Government plan to expand preschools to accept two-year-olds attacked as ‘nonsensical’

The Independent is reporting that  the Government’s controversial plan for schools to expand to take two-year-olds in nurseries has been condemned as “nonsensical” after official statistics revealed the vast majority of schools do not plan to take part…

According to the statistics published by the Department for Education, only six per cent of primary school nursery classes currently offer funded two-year-old places – and of those that don’t, only 12 per cent plan to offer places in the future.

Ministers have argued that schools are ideally placed to provide extra childcare places for working parents and boost the performance of disadvantaged youngsters.

But the Pre-school Learning Alliance, an early years charity, highlighted the figures and called on the Government to stop the “disproportionate” focus on school nurseries, arguing that private daycare nurseries and childminders needed more support.

Neil Leitch, the charity’s chief executive, said: “The Government believes that encouraging more primary schools to take two-year-olds will support the expansion of the free entitlement offer, but these statistics clearly show that that is simply not the case. For the Government to continue to focus so heavily on promoting school nurseries as a source of provision for funded two-year-olds, therefore, is completely nonsensical.”

He argued that 96 per cent of two-year-olds currently receiving free childcare places were cared for either by private nurseries or childminders.

He added: “The Government should recognise the pivotal role of the private, voluntary and independent sector in the delivery of early years care and learning and look to build on this progress, rather than spending a disproportionate amount of time and effort on a school-focused approach that has little chance of succeeding.”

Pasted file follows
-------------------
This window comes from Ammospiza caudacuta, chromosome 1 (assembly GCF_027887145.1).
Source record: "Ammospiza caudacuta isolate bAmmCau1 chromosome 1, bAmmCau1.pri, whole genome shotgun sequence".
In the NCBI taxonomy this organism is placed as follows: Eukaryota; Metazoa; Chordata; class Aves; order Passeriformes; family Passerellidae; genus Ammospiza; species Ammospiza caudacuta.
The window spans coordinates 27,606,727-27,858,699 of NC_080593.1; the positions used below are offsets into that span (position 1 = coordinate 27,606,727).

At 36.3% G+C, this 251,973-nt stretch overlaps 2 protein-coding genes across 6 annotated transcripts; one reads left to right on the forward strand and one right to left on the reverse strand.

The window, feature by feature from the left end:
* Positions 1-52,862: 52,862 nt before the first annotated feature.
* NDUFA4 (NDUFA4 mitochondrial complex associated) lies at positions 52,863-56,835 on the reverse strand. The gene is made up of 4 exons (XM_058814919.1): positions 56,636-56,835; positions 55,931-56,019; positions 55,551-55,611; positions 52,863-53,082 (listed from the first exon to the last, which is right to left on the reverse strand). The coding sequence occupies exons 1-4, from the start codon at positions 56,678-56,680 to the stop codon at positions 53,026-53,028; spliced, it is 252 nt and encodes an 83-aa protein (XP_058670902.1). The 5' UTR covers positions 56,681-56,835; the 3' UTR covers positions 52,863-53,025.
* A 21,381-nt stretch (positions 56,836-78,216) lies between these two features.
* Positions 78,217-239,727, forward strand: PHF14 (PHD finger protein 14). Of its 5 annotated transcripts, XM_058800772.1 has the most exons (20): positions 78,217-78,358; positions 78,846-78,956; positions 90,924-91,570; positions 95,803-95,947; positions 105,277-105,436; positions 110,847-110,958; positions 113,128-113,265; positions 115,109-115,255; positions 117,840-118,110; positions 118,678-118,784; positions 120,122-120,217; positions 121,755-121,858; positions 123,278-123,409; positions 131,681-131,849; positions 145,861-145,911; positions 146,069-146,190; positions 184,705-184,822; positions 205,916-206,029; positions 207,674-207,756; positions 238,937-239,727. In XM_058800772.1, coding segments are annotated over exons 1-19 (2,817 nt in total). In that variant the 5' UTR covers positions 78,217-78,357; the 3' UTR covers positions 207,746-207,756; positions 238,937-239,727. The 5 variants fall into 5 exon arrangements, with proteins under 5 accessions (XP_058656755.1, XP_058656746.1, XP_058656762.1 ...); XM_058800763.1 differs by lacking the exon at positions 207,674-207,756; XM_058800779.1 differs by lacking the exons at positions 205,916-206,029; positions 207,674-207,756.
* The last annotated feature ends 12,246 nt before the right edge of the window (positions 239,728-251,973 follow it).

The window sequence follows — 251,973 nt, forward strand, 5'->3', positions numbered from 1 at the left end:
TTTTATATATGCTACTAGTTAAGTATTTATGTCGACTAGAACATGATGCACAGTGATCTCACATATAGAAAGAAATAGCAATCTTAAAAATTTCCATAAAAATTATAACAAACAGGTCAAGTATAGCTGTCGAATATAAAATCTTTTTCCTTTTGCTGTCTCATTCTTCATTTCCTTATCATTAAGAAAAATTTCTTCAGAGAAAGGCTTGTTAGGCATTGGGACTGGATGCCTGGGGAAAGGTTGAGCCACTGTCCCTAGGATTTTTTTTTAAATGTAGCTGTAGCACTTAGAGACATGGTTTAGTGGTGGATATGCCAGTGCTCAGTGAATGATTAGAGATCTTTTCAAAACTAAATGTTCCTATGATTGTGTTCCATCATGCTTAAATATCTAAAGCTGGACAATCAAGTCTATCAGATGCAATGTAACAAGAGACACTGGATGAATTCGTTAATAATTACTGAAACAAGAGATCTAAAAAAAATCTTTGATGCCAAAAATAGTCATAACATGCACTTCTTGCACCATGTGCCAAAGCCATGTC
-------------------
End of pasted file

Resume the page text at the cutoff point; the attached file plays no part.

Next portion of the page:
The Government has already expanded its free childcare scheme to provide 15 hours of free care a week to 40 per cent of all two-year-olds.

It has also legislated to remove “red tape” by make it easier for schools to expand by no longer requiring them to register with Ofsted before they take in two-year-olds…

More at: Government plan to expand preschools to accept two-year-olds attacked as ‘nonsensical’

 

Does this lack of take up suggest the government has been wrong to emphasise the role schools can play in creating extra nursery places? Or do they still represent the best opportunity for expansion to meet extra demand? Tell us what you think…

 

Don’t forget you can sign up to receive our daily email bulletin every morning (around 7 am) with all the latest schools news stories. Your details will never be given to anyone else and you can unsubscribe at any stage. Just follow this link!

Ofsted: reduce emphasis on English and maths in primary inspections
Compulsory relationship lessons should be included in curriculum to prevent violence against women, says Shadow Home Secretary
Categories: Pre-school.

Comments

  1. andylutwyche

    SchoolsImprove Govt opinion of what schools do is highlighted by this policy: schools are just free childcare in ministerial eyes

  2. jess_madge

    SchoolsImprove ‘Tis nonsensical. 2 yr olds need toilet training. Many of them don’t talk much yet. School is wrong environment.

  3. garrodt

    SchoolsImprove Its a pathetic attempt for more votes,what next Scottish votes for 10 yrs olds ? Desperate to win at any costs !

  4. shafattack

    andylutwyche SchoolsImprove 2? Get them as they emerge, THEN can keep parents in rat trap longer! fantastic! They’ll be geniuses by 4!

  5. nrcantor

    SchoolsImprove If properly approached, schools would make an excellent way of providing childcare. Not holding my breath it’ll be done well

  6. MPierlejewski

    SchoolsImprove why is the government looking to provide this in schools when Surestart centres are the ideal solution?

  7. andylutwyche

    shafattack SchoolsImprove Hadn’t thought of that! Why don’t they take them straight from the womb; cut out the damaging parent bit

  8. BoHetherington

    nrcantor SchoolsImprove a school is never a child care service. The day it becomes one it loses it’s fundamental purpose. To educate.

  9. nrcantor

    BoHetherington SchoolsImprove That’s not primary school’s purpose. If it was, they’d use evidence instead if ideology to inform practice.

  10. BoHetherington

    nrcantor SchoolsImprove that’s the current problem with neoliberal education but regardless it’s not a babysitting service for parents.

  11. nrcantor

    BoHetherington SchoolsImprove School practically defines a babysitting service. Parents drop off, go to work, and pick up after.

  12. nrcantor

    BoHetherington SchoolsImprove There’s nothing wrong with someone else looking after your kids for a while, & school does that already.

Let us know what you think...